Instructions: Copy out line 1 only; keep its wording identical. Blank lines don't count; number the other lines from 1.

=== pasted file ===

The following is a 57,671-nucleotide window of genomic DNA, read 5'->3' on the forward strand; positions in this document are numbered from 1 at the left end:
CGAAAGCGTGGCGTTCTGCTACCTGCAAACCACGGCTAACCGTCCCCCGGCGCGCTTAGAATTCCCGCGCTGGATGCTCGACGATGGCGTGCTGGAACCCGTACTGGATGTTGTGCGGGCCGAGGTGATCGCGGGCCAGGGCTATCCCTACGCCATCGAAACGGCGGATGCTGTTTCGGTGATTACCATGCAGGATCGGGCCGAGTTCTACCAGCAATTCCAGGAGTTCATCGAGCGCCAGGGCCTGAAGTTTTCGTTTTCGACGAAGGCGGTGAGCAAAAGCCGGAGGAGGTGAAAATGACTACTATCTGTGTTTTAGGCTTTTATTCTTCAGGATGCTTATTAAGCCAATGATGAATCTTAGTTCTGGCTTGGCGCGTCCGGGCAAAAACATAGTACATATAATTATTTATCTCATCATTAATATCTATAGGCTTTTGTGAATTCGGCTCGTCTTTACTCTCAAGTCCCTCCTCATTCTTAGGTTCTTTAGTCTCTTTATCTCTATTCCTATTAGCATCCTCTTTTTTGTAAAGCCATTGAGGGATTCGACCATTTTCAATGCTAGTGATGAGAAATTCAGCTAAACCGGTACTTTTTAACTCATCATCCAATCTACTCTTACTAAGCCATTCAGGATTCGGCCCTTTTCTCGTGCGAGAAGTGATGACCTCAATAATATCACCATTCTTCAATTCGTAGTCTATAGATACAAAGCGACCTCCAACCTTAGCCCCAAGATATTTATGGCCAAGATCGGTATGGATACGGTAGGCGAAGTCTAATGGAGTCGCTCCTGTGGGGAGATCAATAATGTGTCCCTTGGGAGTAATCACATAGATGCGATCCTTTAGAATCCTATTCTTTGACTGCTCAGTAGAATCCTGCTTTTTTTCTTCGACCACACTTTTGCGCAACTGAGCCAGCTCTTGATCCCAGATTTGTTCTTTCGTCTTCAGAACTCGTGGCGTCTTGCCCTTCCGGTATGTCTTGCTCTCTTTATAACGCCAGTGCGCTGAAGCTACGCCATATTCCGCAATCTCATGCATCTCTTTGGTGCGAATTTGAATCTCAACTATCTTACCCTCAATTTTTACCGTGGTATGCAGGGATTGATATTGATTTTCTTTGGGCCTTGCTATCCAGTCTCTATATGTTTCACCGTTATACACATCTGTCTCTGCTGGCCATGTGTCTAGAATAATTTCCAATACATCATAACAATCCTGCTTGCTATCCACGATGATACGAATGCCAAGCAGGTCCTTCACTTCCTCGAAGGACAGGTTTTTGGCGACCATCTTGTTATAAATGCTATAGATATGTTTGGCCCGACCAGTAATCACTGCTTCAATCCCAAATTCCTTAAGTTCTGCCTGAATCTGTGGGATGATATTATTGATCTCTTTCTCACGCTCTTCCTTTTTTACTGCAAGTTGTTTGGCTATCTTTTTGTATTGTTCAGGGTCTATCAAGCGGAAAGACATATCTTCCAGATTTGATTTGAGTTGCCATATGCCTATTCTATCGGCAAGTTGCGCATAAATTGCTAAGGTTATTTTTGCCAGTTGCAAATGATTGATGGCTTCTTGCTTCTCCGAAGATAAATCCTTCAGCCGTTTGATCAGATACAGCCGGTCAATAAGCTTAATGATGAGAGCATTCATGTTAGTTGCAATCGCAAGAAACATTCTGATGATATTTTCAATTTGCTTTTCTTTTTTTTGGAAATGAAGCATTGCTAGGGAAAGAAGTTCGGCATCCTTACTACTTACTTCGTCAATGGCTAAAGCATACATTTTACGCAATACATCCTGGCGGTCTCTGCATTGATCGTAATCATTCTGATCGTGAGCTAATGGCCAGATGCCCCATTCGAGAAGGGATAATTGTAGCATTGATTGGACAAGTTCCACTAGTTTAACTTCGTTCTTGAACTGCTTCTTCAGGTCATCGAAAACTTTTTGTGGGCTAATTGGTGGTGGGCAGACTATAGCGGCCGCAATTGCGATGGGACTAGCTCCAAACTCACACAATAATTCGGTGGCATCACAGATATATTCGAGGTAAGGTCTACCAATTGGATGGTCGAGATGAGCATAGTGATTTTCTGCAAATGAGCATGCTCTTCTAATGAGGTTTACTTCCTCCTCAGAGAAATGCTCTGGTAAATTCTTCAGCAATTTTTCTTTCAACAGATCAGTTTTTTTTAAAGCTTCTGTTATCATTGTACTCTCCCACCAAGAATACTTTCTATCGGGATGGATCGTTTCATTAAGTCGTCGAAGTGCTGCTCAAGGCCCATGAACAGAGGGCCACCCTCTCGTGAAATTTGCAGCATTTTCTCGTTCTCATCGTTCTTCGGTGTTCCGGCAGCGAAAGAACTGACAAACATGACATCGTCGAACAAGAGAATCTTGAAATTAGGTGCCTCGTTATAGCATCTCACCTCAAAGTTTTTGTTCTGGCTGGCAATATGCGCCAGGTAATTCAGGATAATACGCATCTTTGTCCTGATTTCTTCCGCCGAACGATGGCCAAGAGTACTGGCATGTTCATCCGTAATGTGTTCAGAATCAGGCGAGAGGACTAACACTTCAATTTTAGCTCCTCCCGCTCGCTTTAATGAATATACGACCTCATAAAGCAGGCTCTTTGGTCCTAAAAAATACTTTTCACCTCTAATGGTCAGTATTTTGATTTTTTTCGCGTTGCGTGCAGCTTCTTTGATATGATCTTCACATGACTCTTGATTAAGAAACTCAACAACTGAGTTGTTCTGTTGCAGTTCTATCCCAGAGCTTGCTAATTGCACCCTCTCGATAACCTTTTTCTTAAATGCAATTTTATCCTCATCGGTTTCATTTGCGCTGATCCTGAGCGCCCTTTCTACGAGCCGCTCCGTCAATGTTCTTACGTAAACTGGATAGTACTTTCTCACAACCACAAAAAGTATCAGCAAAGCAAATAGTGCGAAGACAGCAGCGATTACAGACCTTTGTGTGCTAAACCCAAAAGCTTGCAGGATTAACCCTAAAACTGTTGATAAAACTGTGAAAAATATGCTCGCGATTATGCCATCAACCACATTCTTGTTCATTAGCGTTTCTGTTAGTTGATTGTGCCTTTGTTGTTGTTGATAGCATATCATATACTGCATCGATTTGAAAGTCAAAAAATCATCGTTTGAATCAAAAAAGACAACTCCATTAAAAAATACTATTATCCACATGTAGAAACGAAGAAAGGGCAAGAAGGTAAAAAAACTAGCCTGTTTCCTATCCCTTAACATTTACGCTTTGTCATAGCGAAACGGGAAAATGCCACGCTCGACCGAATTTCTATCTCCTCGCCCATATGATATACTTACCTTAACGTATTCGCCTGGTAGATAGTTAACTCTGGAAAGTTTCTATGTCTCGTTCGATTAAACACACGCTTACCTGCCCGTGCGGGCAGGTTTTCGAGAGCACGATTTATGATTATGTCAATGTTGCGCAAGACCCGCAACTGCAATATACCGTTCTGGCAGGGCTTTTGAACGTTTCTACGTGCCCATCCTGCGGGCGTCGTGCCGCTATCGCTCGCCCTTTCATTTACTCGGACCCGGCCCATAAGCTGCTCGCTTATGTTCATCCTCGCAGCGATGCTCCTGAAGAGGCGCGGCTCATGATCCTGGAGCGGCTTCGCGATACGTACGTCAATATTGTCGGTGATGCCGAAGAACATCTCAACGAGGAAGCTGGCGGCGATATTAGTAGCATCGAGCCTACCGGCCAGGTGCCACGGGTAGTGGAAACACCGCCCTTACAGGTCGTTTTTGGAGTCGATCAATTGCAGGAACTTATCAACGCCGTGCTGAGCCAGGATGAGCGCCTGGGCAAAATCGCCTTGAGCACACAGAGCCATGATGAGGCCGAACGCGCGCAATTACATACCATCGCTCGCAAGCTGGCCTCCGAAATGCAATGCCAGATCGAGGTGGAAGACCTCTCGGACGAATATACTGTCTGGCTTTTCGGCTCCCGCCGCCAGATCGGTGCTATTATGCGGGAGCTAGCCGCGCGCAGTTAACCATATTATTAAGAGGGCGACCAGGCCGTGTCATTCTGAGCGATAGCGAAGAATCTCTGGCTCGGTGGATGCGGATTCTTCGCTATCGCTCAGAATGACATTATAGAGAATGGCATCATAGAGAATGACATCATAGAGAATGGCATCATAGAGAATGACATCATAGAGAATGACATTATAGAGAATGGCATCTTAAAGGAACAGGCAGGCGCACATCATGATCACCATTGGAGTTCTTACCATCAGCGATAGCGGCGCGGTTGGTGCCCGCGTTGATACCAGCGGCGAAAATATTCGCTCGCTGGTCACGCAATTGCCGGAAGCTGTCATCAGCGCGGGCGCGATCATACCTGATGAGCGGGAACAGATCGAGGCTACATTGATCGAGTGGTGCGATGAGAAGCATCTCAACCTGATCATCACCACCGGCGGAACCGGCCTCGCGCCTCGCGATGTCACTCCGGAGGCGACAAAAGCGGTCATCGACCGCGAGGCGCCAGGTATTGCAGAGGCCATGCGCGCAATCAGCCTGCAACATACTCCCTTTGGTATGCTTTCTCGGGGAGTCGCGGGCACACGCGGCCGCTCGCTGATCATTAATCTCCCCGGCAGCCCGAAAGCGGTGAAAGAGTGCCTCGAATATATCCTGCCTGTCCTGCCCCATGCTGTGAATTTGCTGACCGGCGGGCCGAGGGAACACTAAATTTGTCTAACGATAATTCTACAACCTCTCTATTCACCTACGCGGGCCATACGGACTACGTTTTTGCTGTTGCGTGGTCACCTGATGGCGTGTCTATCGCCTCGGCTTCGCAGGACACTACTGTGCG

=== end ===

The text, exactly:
The following is a 57,671-nucleotide window of genomic DNA, read 5'->3' on the forward strand; positions in this document are numbered from 1 at the left end: